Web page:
Israel is of little to no strategic value to the US. American politicians contend that its overwhelming support for Israel reflects moral and cultural ties, but it’s mainly driven by domestic politics.

That suggests that for domestic political reasons, the US has endangered global stability and supported atrocities.

The Biden administration has continued many of the foreign policy initiatives it inherited from Trump.

Biden doubled down on Trump’s economic, technological and political war against China.

He reinforced Trump’s trade protectionism and left the World Trade Organisation hobbled.

He built on Trump’s ‘Abraham Accords’, an initiative to convince Arab states to normalise their relations with Israel without a resolution to the Palestine question.

The Biden administration’s efforts to push normalisation between Saudi Arabia and Israel is considered part of Hamas’ motivation to attack Israel on October 7, 2023.

None of this inspires confidence in US “global leadership.”

Biden and Trump share the same goal: permanent American global domination. They only differ in how to achieve this.

Trump believes the US can use economic and military might to coerce the world into acquiescing to American desires, regardless of the costs to everyone else and without the US assuming any obligations to others.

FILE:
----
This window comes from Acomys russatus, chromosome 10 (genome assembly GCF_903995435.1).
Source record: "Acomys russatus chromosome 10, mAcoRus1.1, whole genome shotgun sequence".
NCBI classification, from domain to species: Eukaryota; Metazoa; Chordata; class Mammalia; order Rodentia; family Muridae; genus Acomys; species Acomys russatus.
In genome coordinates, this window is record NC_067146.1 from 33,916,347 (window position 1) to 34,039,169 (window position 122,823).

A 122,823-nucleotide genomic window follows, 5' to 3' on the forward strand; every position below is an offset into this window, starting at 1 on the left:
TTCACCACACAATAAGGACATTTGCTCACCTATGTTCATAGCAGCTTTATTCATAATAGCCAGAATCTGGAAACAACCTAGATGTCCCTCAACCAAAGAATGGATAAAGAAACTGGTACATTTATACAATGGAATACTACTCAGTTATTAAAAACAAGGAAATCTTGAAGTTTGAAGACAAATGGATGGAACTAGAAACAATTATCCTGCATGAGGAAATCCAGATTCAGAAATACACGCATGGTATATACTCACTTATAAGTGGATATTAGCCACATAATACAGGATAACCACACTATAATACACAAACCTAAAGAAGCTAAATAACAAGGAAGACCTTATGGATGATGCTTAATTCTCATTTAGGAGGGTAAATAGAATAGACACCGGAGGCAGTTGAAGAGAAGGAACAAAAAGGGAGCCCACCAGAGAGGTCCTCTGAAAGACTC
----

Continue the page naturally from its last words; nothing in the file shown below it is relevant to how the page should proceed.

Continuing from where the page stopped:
In office, Trump tried to present himself as “anti-war.” But his inclination to use of threats and violence reflected established American behaviour.

Biden follows a more diplomatic strategy that tries to control international institutions and convince key states their interests are best served by accepting and co-operating with American domination. However, Biden readily resorts to economic and military coercion, too.

The silver lining to a Trump presidency is that it might force US allies to confront reality.

American allies convinced themselves that the Biden presidency was a return to normalcy, but they’re still accepting and supporting American global violence. They’re also wilfully ignoring the ongoing American political decay that could not be masked by Biden’s defeat of Trump in 2020.

Trump is a symptom of American political dysfunction, not a cause. Even if he loses in November, the Republican Party will continue its slide towards fascism and American politics will remain toxic.

A second Trump presidency may convince American allies that the US is unreliable and inconsistent. It may undermine the mostly western coalition that has dominated and damaged the world so profoundly.

If Trump returns, traditional US allies may recognise that their interests lie in reconsidering their relations with the US.

For American neighbours Canada and Mexico, a Trump presidency is only bad news. They’ll have to somehow protect themselves from creeping US fascism. For the rest of the world, it may herald the start of a dynamic multipolar order.

Shaun Narine Is a professor of International Relations and Political Science at St Thomas University (Canada)